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LET HISTORY SURPRISE YOU.
LET HER STORY INSPIRE YOU.

This is a page for learning and discovery—you can add your thoughts below.

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Sayyida Salme, who was born an Omani princess in Zanzibar in 1844, is pictured here in her mid-20's after becoming Emily Ruete and starting her new life and family in Germany.

What can we learn from someone:

 

who secretly taught herself to write, when it was taboo for women and girls to do anything more than read?

who found love where it wasn't allowed, but still followed her heart, even if it meant apostasy and self-exile?

whose determined self-expression took her from rank and privilege to the brink of depression and poverty?

who was the first Arab woman ever to publish a book, originally written as a single mother for her children?

who shared insights that bridged East and West, spoke her mind, corrected the record, and did not fear controversy?

Meet Sayyida Salme, later Emily Ruete, whose authentic voice lives on in Memoirs of an Arabian Princess. and Letters to the Homeland. Through these two companion books, her story still speaks to us many generations later in ways that make the past present and, if we're listening, can reveal our own selves.

After reading Sayyida Salme's/Emily Ruete's Memoirs and/or her Letters and thinking about her life—her choices, her experiences—here are some of the many questions she raises for me.  What questions does she raise for you?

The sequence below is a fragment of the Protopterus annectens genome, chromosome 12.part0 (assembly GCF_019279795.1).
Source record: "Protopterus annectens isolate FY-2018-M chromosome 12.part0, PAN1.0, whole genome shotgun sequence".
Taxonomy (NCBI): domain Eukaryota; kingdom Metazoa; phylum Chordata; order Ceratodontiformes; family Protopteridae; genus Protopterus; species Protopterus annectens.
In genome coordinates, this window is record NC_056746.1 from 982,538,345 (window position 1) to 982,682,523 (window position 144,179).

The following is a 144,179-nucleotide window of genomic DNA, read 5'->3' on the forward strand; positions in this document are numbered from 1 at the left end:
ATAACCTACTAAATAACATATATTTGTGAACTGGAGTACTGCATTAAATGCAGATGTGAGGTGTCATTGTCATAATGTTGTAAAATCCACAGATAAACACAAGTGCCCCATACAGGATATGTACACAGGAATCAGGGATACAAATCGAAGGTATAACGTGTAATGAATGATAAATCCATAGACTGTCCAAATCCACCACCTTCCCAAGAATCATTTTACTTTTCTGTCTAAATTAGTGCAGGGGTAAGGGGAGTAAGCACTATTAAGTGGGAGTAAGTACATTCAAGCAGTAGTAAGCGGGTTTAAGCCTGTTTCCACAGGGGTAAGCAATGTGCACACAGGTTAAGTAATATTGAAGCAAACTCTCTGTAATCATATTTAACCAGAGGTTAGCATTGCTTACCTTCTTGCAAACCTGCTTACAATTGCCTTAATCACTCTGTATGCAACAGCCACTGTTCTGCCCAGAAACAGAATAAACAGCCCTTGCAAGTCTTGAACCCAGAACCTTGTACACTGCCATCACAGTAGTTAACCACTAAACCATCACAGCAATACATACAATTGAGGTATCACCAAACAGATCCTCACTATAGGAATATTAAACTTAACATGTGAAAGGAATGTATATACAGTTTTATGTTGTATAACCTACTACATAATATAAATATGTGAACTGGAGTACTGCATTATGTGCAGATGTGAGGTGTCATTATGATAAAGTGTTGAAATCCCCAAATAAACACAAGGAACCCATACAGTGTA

What happens when you breach boundaries and become separated from your origins? 

Do religion and culture still restrict our freedom and constrain our self-expression today?

Does education need more heart than head?

What do we make of fate? 

Who knew that Zanzibar and Oman were such big players in the 19th century? 

What can we learn from a monarchy family dynasty that is older than the American Republic?

How do confident, assertive women find themselves in patriarchal societies?

Where does the long history of colonizing and empire building leave us today? 

Can we compare "white" slavery and "black" slavery, or "Arab" slavery and "Western" slavery? 

How should we view someone who shared prevailing racist views, but was also othered? 

What does it mean to treat a translation as a primary source? 

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History does 

not repeat,

but it rhymes.

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Submit your own questions, thoughts, or answers below, and we may add them to this page.  Let us know if you want them posted anonymously or with attribution.

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